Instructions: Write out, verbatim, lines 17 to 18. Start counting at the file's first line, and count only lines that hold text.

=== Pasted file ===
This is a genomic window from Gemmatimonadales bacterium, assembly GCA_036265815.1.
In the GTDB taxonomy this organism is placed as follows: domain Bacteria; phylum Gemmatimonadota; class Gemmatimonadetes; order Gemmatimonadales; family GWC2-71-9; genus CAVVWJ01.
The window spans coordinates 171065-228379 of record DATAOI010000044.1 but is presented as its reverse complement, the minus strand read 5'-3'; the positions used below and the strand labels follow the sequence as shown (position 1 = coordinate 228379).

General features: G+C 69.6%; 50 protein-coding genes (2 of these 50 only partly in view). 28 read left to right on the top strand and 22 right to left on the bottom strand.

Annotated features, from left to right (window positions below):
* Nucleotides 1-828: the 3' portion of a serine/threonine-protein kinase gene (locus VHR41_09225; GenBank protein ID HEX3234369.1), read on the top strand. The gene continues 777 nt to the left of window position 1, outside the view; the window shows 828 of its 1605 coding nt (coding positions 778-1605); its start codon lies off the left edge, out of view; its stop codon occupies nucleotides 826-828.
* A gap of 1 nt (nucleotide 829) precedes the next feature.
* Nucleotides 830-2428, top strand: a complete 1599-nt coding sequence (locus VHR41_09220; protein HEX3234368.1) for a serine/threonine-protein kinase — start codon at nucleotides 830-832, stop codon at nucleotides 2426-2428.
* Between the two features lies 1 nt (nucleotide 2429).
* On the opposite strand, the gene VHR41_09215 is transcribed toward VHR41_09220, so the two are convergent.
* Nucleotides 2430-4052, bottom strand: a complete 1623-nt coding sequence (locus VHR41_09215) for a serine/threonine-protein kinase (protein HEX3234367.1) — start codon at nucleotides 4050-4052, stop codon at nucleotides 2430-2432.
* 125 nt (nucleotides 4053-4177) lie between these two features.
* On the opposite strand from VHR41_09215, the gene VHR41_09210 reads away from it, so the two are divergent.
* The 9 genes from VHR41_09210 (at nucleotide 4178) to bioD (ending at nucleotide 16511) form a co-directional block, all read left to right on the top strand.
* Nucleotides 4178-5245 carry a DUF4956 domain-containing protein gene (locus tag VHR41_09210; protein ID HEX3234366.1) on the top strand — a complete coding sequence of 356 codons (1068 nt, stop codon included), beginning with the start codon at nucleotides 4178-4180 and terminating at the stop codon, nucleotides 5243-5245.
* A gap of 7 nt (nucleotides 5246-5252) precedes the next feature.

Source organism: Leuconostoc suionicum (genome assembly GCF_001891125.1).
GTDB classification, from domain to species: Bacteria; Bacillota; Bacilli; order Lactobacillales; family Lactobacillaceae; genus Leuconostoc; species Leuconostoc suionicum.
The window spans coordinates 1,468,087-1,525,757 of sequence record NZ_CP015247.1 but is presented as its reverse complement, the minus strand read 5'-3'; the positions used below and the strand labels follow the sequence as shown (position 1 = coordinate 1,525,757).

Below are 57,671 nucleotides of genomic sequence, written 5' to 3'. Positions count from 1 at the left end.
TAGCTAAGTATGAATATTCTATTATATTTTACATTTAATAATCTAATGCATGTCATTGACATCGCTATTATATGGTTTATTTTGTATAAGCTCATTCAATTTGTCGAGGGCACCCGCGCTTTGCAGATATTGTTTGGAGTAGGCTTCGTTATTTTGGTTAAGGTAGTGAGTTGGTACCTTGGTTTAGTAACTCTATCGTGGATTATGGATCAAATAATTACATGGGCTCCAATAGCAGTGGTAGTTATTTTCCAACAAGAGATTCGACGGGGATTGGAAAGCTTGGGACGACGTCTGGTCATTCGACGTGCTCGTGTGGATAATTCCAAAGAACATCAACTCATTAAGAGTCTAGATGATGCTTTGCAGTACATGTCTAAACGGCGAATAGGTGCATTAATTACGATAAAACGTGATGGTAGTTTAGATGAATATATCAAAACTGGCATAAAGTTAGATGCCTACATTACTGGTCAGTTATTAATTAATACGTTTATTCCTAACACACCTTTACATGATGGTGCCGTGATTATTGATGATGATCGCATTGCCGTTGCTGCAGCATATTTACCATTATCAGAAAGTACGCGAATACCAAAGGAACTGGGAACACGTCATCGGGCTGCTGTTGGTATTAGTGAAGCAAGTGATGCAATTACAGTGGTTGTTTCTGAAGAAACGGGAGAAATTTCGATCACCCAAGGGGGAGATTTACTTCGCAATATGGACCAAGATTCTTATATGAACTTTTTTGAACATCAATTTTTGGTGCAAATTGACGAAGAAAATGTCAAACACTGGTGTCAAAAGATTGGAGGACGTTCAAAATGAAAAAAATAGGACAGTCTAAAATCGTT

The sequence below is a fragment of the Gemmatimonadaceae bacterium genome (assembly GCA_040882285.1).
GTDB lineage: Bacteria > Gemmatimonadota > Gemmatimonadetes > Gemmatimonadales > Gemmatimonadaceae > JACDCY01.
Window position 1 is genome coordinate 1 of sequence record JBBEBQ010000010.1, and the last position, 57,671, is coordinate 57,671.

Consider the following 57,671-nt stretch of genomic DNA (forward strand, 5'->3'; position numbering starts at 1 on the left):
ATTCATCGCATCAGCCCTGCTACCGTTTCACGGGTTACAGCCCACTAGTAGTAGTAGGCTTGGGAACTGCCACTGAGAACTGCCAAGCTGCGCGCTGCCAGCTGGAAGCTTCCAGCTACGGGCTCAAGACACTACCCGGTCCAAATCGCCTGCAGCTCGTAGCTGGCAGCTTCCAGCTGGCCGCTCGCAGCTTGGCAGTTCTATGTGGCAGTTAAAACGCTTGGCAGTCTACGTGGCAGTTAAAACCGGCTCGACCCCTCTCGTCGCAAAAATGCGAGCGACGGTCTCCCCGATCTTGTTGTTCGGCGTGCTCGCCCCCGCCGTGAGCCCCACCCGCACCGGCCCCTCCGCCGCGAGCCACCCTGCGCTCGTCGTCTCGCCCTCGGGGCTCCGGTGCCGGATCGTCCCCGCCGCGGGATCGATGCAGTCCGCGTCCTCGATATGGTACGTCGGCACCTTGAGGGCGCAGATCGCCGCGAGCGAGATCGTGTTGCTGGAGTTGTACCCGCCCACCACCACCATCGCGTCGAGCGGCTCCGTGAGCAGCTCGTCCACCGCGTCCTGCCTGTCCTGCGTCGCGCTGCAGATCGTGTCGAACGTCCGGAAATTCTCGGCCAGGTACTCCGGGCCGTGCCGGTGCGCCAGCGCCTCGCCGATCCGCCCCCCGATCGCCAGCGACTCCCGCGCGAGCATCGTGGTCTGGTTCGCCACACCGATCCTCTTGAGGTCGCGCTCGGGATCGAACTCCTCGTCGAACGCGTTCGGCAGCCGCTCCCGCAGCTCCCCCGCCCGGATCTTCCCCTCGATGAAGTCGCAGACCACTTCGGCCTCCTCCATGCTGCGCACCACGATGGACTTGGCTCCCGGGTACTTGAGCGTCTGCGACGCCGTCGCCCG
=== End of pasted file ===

Source organism: Leuconostoc suionicum (genome assembly GCF_001891125.1).
GTDB classification, from domain to species: Bacteria; Bacillota; Bacilli; order Lactobacillales; family Lactobacillaceae; genus Leuconostoc; species Leuconostoc suionicum.